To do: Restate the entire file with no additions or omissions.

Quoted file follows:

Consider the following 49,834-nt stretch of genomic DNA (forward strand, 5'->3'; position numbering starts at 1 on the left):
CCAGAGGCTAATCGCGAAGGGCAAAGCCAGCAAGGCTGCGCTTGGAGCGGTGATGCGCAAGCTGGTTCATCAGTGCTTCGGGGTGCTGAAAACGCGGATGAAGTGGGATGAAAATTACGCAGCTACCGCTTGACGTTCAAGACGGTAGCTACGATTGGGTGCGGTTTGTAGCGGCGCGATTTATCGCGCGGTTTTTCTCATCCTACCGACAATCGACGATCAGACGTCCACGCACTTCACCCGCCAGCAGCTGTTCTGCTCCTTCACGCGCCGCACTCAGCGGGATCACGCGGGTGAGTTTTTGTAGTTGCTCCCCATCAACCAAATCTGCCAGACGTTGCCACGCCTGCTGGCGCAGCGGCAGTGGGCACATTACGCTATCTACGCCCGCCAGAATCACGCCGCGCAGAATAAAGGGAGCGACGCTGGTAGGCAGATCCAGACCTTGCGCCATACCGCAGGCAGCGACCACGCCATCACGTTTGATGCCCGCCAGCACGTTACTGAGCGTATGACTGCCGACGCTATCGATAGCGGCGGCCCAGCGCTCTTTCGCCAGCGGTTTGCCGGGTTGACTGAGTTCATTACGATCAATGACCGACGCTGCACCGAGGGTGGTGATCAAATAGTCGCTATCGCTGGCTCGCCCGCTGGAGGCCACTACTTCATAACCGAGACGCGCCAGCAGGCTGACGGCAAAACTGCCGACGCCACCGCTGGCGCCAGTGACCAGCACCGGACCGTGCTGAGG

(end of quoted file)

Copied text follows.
Consider the following 49,834-nt stretch of genomic DNA (forward strand, 5'->3'; position numbering starts at 1 on the left):
CCAGAGGCTAATCGCGAAGGGCAAAGCCAGCAAGGCTGCGCTTGGAGCGGTGATGCGCAAGCTGGTTCATCAGTGCTTCGGGGTGCTGAAAACGCGGATGAAGTGGGATGAAAATTACGCAGCTACCGCTTGACGTTCAAGACGGTAGCTACGATTGGGTGCGGTTTGTAGCGGCGCGATTTATCGCGCGGTTTTTCTCATCCTACCGACAATCGACGATCAGACGTCCACGCACTTCACCCGCCAGCAGCTGTTCTGCTCCTTCACGCGCCGCACTCAGCGGGATCACGCGGGTGAGTTTTTGTAGTTGCTCCCCATCAACCAAATCTGCCAGACGTTGCCACGCCTGCTGGCGCAGCGGCAGTGGGCACATTACGCTATCTACGCCCGCCAGAATCACGCCGCGCAGAATAAAGGGAGCGACGCTGGTAGGCAGATCCAGACCTTGCGCCATACCGCAGGCAGCGACCACGCCATCACGTTTGATGCCCGCCAGCACGTTACTGAGCGTATGACTGCCGACGCTATCGATAGCGGCGGCCCAGCGCTCTTTCGCCAGCGGTTTGCCGGGTTGACTGAGTTCATTACGATCAATGACCGACGCTGCACCGAGGGTGGTGATCAAATAGTCGCTATCGCTGGCTCGCCCGCTGGAGGCCACTACTTCATAACCGAGACGCGCCAGCAGGCTGACGGCAAAACTGCCGACGCCACCGCTGGCGCCAGTGACCAGCACCGGACCGTGCTGAGG